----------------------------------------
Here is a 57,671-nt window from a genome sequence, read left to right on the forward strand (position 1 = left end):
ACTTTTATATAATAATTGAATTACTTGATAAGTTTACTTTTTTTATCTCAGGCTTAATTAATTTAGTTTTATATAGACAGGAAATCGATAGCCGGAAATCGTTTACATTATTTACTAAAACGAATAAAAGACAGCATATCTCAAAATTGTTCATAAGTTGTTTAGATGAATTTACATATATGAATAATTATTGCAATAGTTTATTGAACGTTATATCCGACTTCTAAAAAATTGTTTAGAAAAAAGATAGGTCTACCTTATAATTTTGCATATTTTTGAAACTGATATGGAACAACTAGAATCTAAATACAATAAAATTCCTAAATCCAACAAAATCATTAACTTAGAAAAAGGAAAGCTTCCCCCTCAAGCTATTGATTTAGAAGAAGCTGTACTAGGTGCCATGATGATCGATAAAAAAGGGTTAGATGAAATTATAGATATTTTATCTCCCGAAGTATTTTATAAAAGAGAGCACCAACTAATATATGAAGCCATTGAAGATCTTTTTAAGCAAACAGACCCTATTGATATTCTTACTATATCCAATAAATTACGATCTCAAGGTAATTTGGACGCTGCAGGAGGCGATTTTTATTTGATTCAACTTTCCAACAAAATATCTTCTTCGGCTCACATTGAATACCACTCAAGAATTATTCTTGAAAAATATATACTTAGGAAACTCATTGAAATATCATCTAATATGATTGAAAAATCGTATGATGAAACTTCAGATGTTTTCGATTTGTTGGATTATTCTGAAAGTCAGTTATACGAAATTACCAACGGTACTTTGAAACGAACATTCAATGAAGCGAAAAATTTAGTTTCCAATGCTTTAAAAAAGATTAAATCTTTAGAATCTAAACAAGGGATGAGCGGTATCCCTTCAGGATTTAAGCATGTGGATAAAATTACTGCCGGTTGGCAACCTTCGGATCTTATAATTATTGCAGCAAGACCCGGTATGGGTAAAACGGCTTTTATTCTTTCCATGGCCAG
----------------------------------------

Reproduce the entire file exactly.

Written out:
Here is a 57,671-nt window from a genome sequence, read left to right on the forward strand (position 1 = left end):
ACTTTTATATAATAATTGAATTACTTGATAAGTTTACTTTTTTTATCTCAGGCTTAATTAATTTAGTTTTATATAGACAGGAAATCGATAGCCGGAAATCGTTTACATTATTTACTAAAACGAATAAAAGACAGCATATCTCAAAATTGTTCATAAGTTGTTTAGATGAATTTACATATATGAATAATTATTGCAATAGTTTATTGAACGTTATATCCGACTTCTAAAAAATTGTTTAGAAAAAAGATAGGTCTACCTTATAATTTTGCATATTTTTGAAACTGATATGGAACAACTAGAATCTAAATACAATAAAATTCCTAAATCCAACAAAATCATTAACTTAGAAAAAGGAAAGCTTCCCCCTCAAGCTATTGATTTAGAAGAAGCTGTACTAGGTGCCATGATGATCGATAAAAAAGGGTTAGATGAAATTATAGATATTTTATCTCCCGAAGTATTTTATAAAAGAGAGCACCAACTAATATATGAAGCCATTGAAGATCTTTTTAAGCAAACAGACCCTATTGATATTCTTACTATATCCAATAAATTACGATCTCAAGGTAATTTGGACGCTGCAGGAGGCGATTTTTATTTGATTCAACTTTCCAACAAAATATCTTCTTCGGCTCACATTGAATACCACTCAAGAATTATTCTTGAAAAATATATACTTAGGAAACTCATTGAAATATCATCTAATATGATTGAAAAATCGTATGATGAAACTTCAGATGTTTTCGATTTGTTGGATTATTCTGAAAGTCAGTTATACGAAATTACCAACGGTACTTTGAAACGAACATTCAATGAAGCGAAAAATTTAGTTTCCAATGCTTTAAAAAAGATTAAATCTTTAGAATCTAAACAAGGGATGAGCGGTATCCCTTCAGGATTTAAGCATGTGGATAAAATTACTGCCGGTTGGCAACCTTCGGATCTTATAATTATTGCAGCAAGACCCGGTATGGGTAAAACGGCTTTTATTCTTTCCATGGCCAG